Perhaps you’re thinking, who could possibly fall head-over-heels for a headstrong, nutcase like that? The answer was – everybody.
If you came to our house for any reason – a party, a family gathering or were just coming to do some kind of work – the first person who greeted you would always be Little Man. (And if you were bearing food, he’d be on you like glue.) A few years back, a local magazine came to take photos of our garden. Every time the photographer would set up, Little Man would run into the shot and roll over. In fact, that well-rehearsed move earned him the nickname Stud Muffin among the ladies at our vet’s office.
Early on, it became clear rather quickly that, in this family, I was the third wheel. I loved this big, bad kitty more than I’ve ever loved any animal, but he only had eyes for Don. The same guy who never wanted a pet was now the chosen one.
I tried everything from doling out treats and home-cooked chicken to hours spent creating games like “rubber band man” and “fishing pole” in the hopes of winning his favor. He tolerated me holding him and smooching his big head and belly, but Numero Uno had already been determined. Little’s main man was Don. In fact, it was while watching the two of them together that the idea of “having a soft side” first took form. I kept wondering if this Type A “I don’t want a pet” perfectionist could suddenly turn into mush because of one ballsy, bruiser of a cat, would the same hold true for other guys? It was worth finding out and with the help of Lori Smyth and Caroline Griffin, I got the answer pretty quickly. It was a resounding yes.
I still remember with some embarrassment attending one of Caroline Griffin’s Anti-Animal Abuse Commission meetings back in 2011 and telling the group why the recent string of animal abuse incidents had hit me so hard. I showed them a blow up of Little Man and explained how he’d changed our lives and how the thought of anyone, let alone a kid, hurting him was beyond my comprehension. In hindsight, I’m sure the group thought, “You’re telling us about a cat? We deal with hundreds of them every day,” but there was only one that had burrowed its way so deep inside my heart.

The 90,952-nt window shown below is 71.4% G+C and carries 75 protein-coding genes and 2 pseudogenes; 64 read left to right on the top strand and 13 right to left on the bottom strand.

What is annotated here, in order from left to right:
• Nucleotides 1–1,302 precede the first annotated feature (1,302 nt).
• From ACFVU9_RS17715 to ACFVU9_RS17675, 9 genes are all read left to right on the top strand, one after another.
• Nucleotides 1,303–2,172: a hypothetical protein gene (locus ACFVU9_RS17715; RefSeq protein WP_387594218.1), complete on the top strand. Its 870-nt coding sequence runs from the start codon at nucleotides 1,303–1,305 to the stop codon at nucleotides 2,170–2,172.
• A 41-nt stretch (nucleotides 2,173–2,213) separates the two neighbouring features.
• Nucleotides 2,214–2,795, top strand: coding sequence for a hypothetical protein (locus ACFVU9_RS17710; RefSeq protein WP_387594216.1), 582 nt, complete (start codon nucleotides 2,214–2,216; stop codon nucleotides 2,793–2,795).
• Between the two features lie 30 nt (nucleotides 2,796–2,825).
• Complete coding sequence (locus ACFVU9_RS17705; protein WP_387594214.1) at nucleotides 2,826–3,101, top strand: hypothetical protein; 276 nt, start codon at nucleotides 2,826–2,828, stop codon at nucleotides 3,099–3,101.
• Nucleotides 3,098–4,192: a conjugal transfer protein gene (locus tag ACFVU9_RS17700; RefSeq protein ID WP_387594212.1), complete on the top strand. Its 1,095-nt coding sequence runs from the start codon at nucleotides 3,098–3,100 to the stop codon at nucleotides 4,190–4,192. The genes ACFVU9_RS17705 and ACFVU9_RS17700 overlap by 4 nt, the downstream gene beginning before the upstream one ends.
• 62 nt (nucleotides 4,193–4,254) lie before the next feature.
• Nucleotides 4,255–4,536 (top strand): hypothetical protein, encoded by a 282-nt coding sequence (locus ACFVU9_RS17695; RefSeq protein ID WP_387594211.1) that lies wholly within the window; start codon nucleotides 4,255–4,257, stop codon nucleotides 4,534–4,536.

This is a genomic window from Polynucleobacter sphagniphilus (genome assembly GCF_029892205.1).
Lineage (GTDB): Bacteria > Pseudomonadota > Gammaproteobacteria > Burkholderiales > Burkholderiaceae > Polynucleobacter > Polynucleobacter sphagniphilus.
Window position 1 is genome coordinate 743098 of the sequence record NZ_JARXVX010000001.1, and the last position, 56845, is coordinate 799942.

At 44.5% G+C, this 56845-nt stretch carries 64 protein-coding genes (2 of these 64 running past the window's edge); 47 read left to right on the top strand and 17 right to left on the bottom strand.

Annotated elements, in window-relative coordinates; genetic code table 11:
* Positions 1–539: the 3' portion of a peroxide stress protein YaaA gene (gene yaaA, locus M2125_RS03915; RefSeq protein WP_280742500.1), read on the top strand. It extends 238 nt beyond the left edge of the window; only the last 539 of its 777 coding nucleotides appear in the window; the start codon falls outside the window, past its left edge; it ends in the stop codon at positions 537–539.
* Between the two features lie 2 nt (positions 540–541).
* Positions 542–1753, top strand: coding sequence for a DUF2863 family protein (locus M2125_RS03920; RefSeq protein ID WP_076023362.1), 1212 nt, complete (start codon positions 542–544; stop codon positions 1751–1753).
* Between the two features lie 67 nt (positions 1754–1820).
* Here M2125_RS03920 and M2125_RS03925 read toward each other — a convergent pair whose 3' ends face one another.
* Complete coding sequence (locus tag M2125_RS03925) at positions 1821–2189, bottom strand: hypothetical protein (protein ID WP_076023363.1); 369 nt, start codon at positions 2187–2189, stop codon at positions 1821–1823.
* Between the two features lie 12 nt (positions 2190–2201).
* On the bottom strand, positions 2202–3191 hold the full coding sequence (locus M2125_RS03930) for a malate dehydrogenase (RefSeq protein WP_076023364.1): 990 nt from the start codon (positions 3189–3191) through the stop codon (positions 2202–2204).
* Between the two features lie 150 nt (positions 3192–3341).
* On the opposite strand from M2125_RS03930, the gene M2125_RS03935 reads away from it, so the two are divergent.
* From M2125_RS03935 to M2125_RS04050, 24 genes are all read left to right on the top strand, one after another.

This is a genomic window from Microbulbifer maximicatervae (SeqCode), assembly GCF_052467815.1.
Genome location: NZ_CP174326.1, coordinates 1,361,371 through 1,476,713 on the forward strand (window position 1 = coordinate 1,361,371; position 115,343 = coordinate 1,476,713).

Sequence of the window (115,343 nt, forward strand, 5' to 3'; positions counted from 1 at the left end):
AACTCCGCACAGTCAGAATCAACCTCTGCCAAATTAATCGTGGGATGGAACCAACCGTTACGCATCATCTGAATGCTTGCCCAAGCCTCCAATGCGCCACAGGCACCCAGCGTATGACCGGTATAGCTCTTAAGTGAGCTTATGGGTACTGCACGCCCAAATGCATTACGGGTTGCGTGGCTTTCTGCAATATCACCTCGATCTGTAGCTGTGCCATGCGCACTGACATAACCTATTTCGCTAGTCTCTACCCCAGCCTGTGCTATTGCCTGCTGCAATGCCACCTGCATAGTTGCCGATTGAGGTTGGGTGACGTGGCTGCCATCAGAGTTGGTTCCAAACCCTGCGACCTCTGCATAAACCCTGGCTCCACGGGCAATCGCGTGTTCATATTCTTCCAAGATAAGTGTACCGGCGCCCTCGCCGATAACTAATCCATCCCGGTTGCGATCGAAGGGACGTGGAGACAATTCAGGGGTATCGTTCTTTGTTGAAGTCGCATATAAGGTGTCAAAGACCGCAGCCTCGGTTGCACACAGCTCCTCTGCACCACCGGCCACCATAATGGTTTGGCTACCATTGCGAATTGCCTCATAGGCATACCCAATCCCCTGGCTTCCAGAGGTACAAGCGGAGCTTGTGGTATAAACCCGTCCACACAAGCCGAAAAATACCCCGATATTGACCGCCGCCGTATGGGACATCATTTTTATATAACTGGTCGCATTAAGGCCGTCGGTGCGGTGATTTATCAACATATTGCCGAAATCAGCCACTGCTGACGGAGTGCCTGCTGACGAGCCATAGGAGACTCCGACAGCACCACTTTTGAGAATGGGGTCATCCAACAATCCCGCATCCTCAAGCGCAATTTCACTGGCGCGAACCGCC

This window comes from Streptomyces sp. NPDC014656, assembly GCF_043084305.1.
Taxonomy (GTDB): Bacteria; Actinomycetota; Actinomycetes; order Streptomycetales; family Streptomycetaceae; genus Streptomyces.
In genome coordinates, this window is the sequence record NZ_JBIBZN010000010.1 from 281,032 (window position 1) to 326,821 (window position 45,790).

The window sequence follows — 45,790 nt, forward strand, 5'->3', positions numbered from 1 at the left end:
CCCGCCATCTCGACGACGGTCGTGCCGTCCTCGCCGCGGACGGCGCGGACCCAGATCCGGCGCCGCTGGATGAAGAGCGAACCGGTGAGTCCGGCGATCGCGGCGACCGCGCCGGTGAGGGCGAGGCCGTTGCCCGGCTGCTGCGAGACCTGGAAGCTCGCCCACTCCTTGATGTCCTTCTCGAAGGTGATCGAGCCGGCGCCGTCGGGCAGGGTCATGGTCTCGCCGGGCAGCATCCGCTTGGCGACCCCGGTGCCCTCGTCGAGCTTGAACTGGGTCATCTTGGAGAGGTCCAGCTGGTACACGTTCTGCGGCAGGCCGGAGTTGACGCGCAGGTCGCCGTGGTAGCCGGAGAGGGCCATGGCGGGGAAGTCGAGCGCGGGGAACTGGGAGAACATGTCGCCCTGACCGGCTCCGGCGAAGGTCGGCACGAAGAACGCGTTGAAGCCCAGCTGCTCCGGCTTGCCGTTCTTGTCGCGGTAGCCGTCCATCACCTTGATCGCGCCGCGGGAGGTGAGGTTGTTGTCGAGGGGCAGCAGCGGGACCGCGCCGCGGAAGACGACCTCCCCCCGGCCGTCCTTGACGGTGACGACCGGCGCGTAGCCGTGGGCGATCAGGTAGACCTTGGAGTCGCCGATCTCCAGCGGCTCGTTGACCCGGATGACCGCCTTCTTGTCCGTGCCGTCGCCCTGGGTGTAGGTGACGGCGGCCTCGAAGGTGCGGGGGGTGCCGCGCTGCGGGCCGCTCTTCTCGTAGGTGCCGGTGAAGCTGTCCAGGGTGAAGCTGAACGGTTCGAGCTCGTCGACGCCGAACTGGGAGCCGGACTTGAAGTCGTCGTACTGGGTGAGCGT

Last week, Don and I had to face a painful truth.
Little Man’s heart could no longer keep up with his larger than life persona. After learning how bad the situation was, we asked the hospital to remove catheters and IV’s and we took him back home where he belonged. I fed him little bites of tenderloin and Don spent the night on the floor with Little Man’s big head nestled in his hand.
On Thursday, June 15 – the three of us went to his vet’s office. Over the past 12 years, Little Man has occasionally tolerated me holding and cuddling him, but Don had always respected his wishes and restricted his display of loving to rigorous head rubs. On July 15, Little Man lay cradled, for the first time ever, in Don’s arms as he purred peacefully and made his way across the Rainbow Bridge.
The words of Winnie the Pooh are now etched in my heart “How lucky I am to have something that makes saying good-bye so hard.” For Don and myself, Little Man was truly the “one.”
In memory of the kitty who changed our lives forever, we’re setting up the Little Man Fund to help other Baltimore street kitties who aren’t so lucky. We’re working out the logistics as we speak, but wanted to thank Cindy Wright, Genny Resch and Carole Alexander for their generosity in honoring our little boy and inspiring us to do something positive in his name.